Monday, September 15, 2008

Troubling link in domestic violence cases

Immigrants more likely to be victims, data show

By Maria Sacchetti | Boston Globe Staff
September 12, 2008

Immigrants account for a disturbingly high share of domestic violence deaths in Massachusetts, advocates say, raising fears that the nation's heated immigration debate is deterring abuse victims from seeking help.

In Framingham last week, an undocumented immigrant whose husband had beaten her for two days called a hot line in tears, saying she was too afraid to call police. In Boston's Chinatown, women fear becoming burdens to relatives back home if they leave their husbands.

In some cases, the fallout affects families far from Massachusetts. In hurricane-ravaged Haiti, relatives of Norma Dorce Gilles are struggling to survive without her frequent care packages of spaghetti, peanut butter, and $400 in cash. Gilles, a Malden beautician, was smothered and dumped in the trunk of her car in February, allegedly by her former boyfriend, Lesly Cheremond, an illegal immigrant who had been ordered deported and is now awaiting trial in the killing. He has pleaded not guilty.

"We need to shore up services or this will continue," said Mary Lauby, executive director of Jane Doe Inc., a statewide coalition of sexual assault and domestic violence programs. "What we are afraid of is the deeper isolation felt by immigrant victims. That is the danger point."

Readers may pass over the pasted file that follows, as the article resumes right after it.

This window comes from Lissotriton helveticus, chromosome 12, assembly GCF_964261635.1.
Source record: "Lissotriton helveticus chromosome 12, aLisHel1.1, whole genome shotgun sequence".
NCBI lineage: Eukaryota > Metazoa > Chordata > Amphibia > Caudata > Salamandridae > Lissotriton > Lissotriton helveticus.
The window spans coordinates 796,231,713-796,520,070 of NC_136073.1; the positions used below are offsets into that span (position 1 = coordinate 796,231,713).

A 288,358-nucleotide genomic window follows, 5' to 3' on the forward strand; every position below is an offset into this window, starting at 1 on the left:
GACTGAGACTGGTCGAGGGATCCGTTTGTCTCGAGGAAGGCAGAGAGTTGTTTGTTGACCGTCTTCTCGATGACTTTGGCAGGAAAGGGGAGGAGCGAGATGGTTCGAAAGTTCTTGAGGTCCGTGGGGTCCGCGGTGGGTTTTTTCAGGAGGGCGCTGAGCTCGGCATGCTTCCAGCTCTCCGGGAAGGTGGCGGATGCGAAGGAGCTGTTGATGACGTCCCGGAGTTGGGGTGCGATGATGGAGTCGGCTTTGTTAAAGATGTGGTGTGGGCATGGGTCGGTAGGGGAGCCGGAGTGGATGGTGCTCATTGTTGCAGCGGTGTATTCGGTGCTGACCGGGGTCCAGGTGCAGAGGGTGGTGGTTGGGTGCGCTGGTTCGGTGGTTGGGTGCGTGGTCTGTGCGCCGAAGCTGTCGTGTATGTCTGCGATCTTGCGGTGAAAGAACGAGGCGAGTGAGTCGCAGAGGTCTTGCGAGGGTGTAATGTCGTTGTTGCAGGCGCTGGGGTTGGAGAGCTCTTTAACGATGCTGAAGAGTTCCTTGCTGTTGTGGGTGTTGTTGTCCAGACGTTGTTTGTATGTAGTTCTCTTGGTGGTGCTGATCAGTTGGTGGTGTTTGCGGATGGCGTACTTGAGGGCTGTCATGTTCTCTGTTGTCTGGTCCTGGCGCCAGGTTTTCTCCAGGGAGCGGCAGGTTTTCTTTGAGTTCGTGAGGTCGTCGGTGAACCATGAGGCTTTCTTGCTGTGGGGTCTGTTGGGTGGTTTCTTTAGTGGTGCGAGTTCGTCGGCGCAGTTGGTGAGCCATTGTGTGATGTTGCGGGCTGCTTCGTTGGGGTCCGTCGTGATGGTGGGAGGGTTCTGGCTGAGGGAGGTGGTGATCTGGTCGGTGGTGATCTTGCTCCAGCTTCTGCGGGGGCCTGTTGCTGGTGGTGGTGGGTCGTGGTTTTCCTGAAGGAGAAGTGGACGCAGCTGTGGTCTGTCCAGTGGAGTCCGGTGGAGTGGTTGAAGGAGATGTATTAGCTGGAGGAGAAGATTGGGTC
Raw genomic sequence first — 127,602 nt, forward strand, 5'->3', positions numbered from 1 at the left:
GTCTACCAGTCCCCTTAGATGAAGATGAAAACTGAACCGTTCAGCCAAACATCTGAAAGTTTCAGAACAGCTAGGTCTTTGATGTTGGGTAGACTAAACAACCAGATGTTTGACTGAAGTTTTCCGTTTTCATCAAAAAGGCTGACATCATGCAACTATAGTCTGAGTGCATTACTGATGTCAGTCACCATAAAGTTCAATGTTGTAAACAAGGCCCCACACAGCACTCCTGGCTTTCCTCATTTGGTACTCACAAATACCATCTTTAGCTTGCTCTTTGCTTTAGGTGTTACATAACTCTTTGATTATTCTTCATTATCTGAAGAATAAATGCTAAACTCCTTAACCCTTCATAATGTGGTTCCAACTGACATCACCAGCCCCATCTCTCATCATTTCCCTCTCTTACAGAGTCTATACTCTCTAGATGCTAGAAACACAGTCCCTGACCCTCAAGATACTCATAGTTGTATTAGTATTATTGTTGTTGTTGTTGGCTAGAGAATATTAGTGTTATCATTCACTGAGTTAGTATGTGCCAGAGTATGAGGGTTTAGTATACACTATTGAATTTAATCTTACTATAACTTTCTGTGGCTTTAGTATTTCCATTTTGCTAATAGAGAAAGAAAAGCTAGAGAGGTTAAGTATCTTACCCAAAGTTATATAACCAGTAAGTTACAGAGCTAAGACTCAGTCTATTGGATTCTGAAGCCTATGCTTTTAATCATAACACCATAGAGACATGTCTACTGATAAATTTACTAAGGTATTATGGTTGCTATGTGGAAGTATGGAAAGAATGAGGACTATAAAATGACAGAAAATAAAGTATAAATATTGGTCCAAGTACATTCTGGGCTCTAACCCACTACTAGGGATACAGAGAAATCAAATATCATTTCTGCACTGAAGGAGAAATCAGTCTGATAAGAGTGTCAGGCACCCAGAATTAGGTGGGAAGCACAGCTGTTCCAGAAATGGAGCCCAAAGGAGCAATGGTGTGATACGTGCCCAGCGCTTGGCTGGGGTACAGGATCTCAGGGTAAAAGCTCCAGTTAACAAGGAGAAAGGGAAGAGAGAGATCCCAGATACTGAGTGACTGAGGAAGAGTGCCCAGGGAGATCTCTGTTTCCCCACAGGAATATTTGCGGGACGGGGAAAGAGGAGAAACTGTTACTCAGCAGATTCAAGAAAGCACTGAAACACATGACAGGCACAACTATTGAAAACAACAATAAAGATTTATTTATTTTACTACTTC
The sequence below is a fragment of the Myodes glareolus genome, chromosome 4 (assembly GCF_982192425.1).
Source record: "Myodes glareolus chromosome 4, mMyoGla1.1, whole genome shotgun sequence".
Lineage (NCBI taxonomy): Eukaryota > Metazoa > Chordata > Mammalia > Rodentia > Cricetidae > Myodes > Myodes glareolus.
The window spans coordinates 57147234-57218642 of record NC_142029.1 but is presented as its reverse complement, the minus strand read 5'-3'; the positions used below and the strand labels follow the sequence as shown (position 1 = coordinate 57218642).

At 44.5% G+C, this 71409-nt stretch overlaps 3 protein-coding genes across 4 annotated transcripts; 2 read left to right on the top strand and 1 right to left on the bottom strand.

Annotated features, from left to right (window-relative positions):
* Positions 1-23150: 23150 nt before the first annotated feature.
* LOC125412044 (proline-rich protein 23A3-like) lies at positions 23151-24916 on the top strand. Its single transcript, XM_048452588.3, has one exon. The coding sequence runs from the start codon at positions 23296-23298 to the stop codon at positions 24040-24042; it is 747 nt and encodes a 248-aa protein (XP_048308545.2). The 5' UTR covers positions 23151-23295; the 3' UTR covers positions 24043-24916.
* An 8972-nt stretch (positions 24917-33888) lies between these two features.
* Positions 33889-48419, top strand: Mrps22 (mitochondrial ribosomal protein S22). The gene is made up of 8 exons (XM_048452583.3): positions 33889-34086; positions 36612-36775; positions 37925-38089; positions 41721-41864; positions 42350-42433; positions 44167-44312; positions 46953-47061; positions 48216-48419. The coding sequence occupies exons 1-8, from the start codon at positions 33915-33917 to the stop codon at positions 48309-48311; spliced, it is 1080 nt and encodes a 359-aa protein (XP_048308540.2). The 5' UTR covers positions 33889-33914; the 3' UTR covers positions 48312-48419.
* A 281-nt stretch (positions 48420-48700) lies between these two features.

Immigrants make up an estimated 14 percent of the state's population, but accounted for 26 percent of the 180 domestic violence deaths in Massachusetts from 1997 to 2006, according to the most recent figures from the state Department of Public Health. Nearly all of the 47 victims were women and children.

Illegal immigrants are perhaps the most vulnerable, advocates say, because they fear deportation. Batterers often threaten to report their victims to immigration officials if they go to police. Some batterers who are US citizens or legal residents even refuse to help their spouses apply for legal residency, effectively holding them hostage, advocates say.

"There's so much anti-immigrant sentiment and so much vitriol coming out of communities, it's really driving a lot of immigrant victims back underground," said Mary Gianakis, executive director of Voices Against Violence, a Framingham nonprofit that runs a shelter and other services. "It's really very frightening for people if they think that by reaching out they're somehow going to be outed as undocumented."

Federal immigration authorities said they do not generally deport victims of domestic violence who are here illegally. They urge victims to report the crimes, a step that opens new avenues to apply for legal residency, such as a special visa for crime victims. Greater Boston Legal Services, which has the main state contract for helping domestic violence victims, is helping more than 200 people apply for permanent legal residency.